A lot of people were talking about who will dismiss Smith. But, nobody even gave me a chance. Then, I made sure that people spoke about me at the end of the series.
On the England series and the 400-wicket milestone?
Honestly speaking, no! Had you asked me sometime ago, I would have said yes. But not now. Once I crossed 200 wickets, I stopped looking at milestones. It just happened over a course of time. I think the England series is going to be good. They are coming with an amazing preparation in Sri Lanka where the wicket has spun over the last two Tests. Joe Root has been batting beautifully. When we beat them 4-0 last time, they played amazingly but results did not go in their favour. We were just too good on a lot of occasions. England are one of the teams who come well-prepared for a Test series.
They have got good spinners and good quicks who can reverse the ball. They have got good batting order. What else can you ask for. A hard-fought Test series is surely on the cards.
We have never played two back-to-back Tests at a venue in India. That also gives the touring team an ample time to get used to the conditions. These are new territory that even our team would be looking forward to adapting to.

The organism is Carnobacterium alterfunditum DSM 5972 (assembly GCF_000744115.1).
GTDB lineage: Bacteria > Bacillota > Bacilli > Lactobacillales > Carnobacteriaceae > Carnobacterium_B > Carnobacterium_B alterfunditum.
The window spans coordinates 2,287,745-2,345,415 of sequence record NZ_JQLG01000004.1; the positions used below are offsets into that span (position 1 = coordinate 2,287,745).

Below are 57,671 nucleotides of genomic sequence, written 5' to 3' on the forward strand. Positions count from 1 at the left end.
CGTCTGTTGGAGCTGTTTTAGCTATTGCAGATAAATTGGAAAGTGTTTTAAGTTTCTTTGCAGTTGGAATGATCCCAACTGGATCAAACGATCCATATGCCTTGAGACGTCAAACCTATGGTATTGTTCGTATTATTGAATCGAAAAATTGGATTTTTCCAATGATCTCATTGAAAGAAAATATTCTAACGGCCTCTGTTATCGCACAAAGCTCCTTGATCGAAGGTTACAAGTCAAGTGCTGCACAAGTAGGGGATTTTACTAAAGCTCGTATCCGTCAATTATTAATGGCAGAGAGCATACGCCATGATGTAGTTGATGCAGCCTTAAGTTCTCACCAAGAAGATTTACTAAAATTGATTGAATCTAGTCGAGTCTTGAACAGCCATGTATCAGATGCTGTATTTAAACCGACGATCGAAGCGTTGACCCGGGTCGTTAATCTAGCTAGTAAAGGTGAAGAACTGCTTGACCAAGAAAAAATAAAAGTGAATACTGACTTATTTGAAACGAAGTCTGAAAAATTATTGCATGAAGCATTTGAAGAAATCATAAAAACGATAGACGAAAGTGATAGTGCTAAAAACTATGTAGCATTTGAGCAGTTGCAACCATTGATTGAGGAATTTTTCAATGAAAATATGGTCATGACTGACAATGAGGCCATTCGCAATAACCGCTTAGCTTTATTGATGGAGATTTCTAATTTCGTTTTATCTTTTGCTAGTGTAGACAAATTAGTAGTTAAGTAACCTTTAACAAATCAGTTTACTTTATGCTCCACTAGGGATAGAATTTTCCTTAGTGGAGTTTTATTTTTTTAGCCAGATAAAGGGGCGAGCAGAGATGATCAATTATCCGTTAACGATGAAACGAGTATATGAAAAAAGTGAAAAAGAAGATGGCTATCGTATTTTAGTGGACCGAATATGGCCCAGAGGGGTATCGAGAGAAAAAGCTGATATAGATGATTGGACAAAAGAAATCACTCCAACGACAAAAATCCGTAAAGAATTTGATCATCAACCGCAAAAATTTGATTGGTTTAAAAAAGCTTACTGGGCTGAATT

When Virat left, the captaincy was handed over to Rahane and Pujara took over the vice-captaincy which then went to Rohit Sharma. Is there a tinge of disappointment about not getting that role. In the past, bowlers like Anil Kumble, Bishan Singh Bedi and Venkataraghavan have all led the country in Tests.
I may have talked about it to a much deeper extent in the past if you had asked me this (question) whether it matters or are you a touch disappointed.
Honestly speaking, I am not disappointed and it is irrelevant to me. I go out there and make my own plans and get my fields that I want.
Ajinkya Rahane and R. Ashwin discuss field placements during the Sydney Test. – AP Photo